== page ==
The crowd is getting anxious. A man about ten feet away from me is yelling obscenities and cracking Virgin Mary jokes. Someone yells out “Move Forward!” I hold my breath.
What people in the back can’t see is the little old woman caught between the railing and crowd, they don’t know about the homeless kid who has passed out up front after sniffing too much paint thinner, they’re oblivious to the three-year-old that is being held on to for dear life by her father.
“Don’t push,” people scream at whoever’s behind them. But it’s too late for calm and tranquility, everybody’s pushing.
I’ve had similar moments in the Mexico City subway, when riders titter nervously, embarrassed by having to elbow senior citizens and children just to get home on time. But no one in this crowd is laughing. This is serious business. It’s San Judas day.
The celebration actually started last night. With hours of amateur fireworks and a singing of Las Mañanitas, Mexico’s Happy Birthday song, to the venerated saint at midnight. There’s plenty of drinking involved and lots and lots of music. Those that can hack it stay till morning.
As the sun begins to turn the sky magenta, the masses start. Every hour the priest’s voice crackles over the crowd from a loudspeaker. People respond with “Hallelujahs” and “Also with yous,” and when the hymns began to ripple through the crowd, you can feel a communal hum run through your body.
At mid-day I stand, back aching, in the middle of one of those masses. It feels like what I imagine about worshipping Vishnu or Shiva in the streets of India. It feels like the kind of thing you watch on a documentary about religious zealots. It feels like I’ve been transported to some exotic land, but this is where I live. This is Mexico City, and these are Catholics, those supposedly dour and orderly Christians. These folks are anything but dour.
The guys next to me light up a joint. The couple in front of me tries desperately to calm their tiny baby. The lips of the old woman behind me move frantically to words of the rosary over and over. People clutch their statues like life preservers in an urban ocean. San Judas Tadeo figures of every shape and size are lifted towards heaven like offerings when the priest inside the calls for them to be raised for the blessing. Kids dressed as mini San Judases—white robe, green sash—are lifted onto shoulders to keep them from the press of the crowd.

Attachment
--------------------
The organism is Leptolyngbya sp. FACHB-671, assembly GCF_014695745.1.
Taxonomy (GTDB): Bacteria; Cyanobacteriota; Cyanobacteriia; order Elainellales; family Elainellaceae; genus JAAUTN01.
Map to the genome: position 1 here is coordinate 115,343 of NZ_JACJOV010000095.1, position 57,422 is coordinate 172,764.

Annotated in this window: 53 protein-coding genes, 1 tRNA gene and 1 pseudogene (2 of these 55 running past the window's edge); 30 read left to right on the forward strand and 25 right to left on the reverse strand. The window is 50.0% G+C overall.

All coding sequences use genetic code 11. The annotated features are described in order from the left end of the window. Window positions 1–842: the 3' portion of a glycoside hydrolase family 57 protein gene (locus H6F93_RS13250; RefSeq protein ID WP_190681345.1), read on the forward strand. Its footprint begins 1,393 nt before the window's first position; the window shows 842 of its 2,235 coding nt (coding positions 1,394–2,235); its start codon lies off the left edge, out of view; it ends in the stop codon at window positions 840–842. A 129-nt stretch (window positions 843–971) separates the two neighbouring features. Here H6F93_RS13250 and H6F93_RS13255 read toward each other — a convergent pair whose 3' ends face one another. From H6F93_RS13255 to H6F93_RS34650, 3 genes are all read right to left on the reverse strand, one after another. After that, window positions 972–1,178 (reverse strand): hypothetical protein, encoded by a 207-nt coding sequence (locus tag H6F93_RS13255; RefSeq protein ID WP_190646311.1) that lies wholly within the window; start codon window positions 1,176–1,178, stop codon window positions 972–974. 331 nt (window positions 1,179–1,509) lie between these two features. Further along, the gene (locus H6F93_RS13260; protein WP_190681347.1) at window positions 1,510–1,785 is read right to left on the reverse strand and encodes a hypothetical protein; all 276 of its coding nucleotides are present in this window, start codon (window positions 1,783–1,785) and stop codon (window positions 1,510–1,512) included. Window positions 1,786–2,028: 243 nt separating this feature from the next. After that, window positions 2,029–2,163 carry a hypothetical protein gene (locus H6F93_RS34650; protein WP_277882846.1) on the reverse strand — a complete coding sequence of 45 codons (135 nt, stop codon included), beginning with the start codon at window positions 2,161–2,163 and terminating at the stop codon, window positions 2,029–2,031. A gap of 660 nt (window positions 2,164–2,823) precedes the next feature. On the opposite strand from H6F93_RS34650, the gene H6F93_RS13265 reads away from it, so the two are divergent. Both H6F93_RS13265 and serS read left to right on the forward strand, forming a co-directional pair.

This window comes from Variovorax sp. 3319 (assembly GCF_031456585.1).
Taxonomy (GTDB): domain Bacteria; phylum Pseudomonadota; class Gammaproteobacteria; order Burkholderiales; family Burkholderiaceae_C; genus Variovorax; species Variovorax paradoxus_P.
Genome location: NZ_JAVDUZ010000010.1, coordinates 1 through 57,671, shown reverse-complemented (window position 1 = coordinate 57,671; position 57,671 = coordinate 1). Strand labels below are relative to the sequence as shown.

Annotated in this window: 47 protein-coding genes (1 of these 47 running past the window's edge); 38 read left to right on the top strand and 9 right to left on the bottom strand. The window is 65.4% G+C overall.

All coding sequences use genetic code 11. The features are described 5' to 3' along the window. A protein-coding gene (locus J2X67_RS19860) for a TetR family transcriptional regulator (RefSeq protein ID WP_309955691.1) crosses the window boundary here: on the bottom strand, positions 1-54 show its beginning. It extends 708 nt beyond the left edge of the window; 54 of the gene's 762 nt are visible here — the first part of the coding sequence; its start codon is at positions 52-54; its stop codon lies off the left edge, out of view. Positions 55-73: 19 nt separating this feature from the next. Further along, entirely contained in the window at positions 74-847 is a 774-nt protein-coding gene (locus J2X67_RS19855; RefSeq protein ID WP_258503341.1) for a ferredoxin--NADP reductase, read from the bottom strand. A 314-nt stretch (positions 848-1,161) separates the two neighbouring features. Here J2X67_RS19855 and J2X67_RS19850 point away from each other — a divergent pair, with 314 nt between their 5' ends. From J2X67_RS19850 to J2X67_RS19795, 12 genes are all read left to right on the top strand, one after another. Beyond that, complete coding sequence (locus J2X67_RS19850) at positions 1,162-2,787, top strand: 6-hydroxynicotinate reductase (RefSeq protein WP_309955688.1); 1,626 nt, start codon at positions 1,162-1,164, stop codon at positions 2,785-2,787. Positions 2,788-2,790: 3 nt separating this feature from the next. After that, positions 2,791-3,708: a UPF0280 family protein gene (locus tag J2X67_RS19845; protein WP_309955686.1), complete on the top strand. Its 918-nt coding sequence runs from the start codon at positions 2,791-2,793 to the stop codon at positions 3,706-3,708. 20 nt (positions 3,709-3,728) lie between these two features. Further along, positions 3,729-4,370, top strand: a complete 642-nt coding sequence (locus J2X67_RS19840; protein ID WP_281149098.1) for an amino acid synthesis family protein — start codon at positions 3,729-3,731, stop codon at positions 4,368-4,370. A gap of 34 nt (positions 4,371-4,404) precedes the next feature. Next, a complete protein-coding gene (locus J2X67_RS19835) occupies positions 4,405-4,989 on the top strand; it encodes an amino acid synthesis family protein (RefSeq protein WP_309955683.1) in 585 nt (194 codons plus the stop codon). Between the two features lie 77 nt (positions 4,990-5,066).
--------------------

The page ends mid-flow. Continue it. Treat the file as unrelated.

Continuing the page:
The priest reads:
“… Jesus went out to a mountainside to pray, and spent the night praying to God. When morning came, he called his disciples to him and chose twelve of them … Simon (whom he named Peter), his brother Andrew, James, John, Philip, Bartholomew, Matthew, Thomas, James son of Alphaeus, Simon who was called the Zealot, Judas son of James, and Judas Iscariot, who became a traitor.”
He takes a special pause at the name of Judas son of James, before the other Judas, the traitor.
“He went down with them and stood on a level place. A large crowd of his disciples was there and a great number of people from all over Judea, from Jerusalem, and from the coastal region around Tyre and Sidon, who had come to hear him and to be healed of their diseases.”
Suddenly the bible verses have been breathed into life. But this crowd, the one that fills the streets in front of the Templo de Hipolito in Colonia Guerrero, aren’t from Jerusalem or Tyre or Sidon. Instead they came from Iztapalapa and Azcapotzalco and Tepito. Oh, and a single outlier from the Chicago suburbs. We are all there for miracles, praying to San Judas for our lost causes, and waiting for a blessing.
The priest and people lovingly call him San Juditas, the diminutive form of his name that makes him seem familiar, approachable. San Judas has your back, San Judas is your cuate.
As the saint of lost causes he’s been adopted by the marginalized, the poor, the downtrodden of the country’s capital. Juvenile and not-so-juvenile delinquents look to San Judas as their personal protector.
Each 28th of the month pilgrims bring their images and statues of San Judas to be blessed by the priests at the Templo de San Hipolito, a church dedicated to a different saint altogether but that has been adopted by this band of followers. October 28th is the biggest celebration of the year, the date where if you didn’t make it the other months, you can make up for it.
The Hidalgo metro station overflows with followers and their San Judas figurines. They are tiny enough to fit in your pocket, and large enough that it takes two people to carry them through the crowd. Carved from wood, molded from plastic, created in porcelain, each statue has a story and is deeply connected to its holder.